What is GPS?

With the escalating prevalence of automobiles and the surging interest in aerospace information, the significance of the GPS positioning system has garnered considerable attention. GPS, short for Global Positioning System, represents a a global navigation satellite system technology (GNSS) breakthrough initiated by the U.S. Department of Defense. It entails measuring the distance between a satellite, whose location is precisely known, and the receiver utilized by the user. By amalgamating data from multiple satellites, the system calculates the precise location of the receiver. Distinguishing itself from alternative navigation satellite systems, GPS technology exhibits comprehensive, all-weather, and uninterrupted coverage, thus offering users worldwide cost-effective access to highly accurate navigation information.

Table of Contents

Origins of GPS Technology

In 1957, the Soviet Union achieved a significant milestone in space exploration by launching the first satellite capable of orbiting the Earth, known as Sputnik-1. This groundbreaking event led physicists to discover the Doppler effect, which opened up new possibilities and raised the question of whether satellite positions could be calculated based on frequency offsets.

Taking inspiration from this discovery, the United States’ Advanced Research Projects Agency (ARPA) initiated research and development in 1958, aiming to provide discontinuous two-dimensional navigation and positioning services for ships using radio navigation signals.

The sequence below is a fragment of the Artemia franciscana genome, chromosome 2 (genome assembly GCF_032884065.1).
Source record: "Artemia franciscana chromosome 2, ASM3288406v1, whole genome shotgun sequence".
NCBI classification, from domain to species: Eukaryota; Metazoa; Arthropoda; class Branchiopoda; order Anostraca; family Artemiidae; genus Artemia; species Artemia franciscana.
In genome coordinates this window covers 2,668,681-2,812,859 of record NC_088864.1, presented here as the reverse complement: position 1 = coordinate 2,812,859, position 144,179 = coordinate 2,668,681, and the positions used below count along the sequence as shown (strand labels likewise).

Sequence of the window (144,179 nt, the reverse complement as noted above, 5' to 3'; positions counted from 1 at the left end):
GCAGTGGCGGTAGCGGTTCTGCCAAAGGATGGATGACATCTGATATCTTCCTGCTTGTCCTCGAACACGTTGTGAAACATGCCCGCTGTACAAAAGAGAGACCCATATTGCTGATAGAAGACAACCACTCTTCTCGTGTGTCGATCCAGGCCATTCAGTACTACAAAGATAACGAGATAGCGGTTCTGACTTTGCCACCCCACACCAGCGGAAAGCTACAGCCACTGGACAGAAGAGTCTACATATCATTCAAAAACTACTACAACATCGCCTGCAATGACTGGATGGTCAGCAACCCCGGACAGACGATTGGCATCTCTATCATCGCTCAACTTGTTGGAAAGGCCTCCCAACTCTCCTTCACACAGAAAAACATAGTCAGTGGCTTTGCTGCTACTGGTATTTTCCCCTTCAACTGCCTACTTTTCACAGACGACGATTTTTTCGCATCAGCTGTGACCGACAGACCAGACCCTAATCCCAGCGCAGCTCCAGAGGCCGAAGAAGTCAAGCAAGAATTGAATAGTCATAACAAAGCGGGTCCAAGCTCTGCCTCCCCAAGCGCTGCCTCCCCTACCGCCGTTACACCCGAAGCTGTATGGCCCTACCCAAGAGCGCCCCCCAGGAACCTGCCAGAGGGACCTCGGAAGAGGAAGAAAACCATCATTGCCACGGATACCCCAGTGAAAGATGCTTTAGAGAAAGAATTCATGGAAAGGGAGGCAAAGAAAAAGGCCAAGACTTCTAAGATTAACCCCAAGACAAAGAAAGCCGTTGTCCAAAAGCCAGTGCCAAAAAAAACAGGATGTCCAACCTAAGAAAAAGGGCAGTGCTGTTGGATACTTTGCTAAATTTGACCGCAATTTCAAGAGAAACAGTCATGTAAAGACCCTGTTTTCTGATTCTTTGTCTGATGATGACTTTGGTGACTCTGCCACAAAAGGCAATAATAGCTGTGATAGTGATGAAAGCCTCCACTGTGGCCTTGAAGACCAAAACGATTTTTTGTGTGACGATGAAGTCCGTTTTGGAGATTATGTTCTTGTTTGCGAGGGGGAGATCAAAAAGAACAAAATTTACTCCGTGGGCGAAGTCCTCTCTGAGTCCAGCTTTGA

By 1964, the technology had matured and was officially established and implemented as the Transit system also referred to as the “Navy Satellite Navigation System” (NNSS). Although the positioning accuracy of this early system was limited, it served its purpose until it ceased operation in 1996.

Between 1973 and 1979, a series of four test satellites were successfully launched, accompanied by the development of space-borne atomic clocks, ground receivers, and a comprehensive ground tracking network.

From 1979 to 1984, an additional seven test satellites were launched, alongside the development of receivers tailored to various applications.

A significant milestone was achieved on February 4, 1989, with the successful launch of the first operational GPS satellite.

By June 1993, with the launch of the 24th satellite, the practical GPS network, consisting of 21 operational satellites and three backups, had been established.

In July 1995, full operational capability was achieved, marking a significant milestone in GPS Global Positioning System and replacing the NNSS system with enhanced capabilities.

System CharacteristicsNNSSGPS
Carrier Frequency (GHz)0.15 and 0.401.23 and 1.58
Satellite Altitude (km)Approximately 1000Approximately 20200
Number of Satellites5-624
Orbital Period (min)107718
Satellite Clock Accuracy10^-1110^-12

How the GPS System Works

As stated in the introductory section of the article, the GPS system utilizes data from multiple satellites to precisely determine the user’s location. However, achieving this objective is not a simple task; rather, it involves intricate calculations.

Pseudo Codes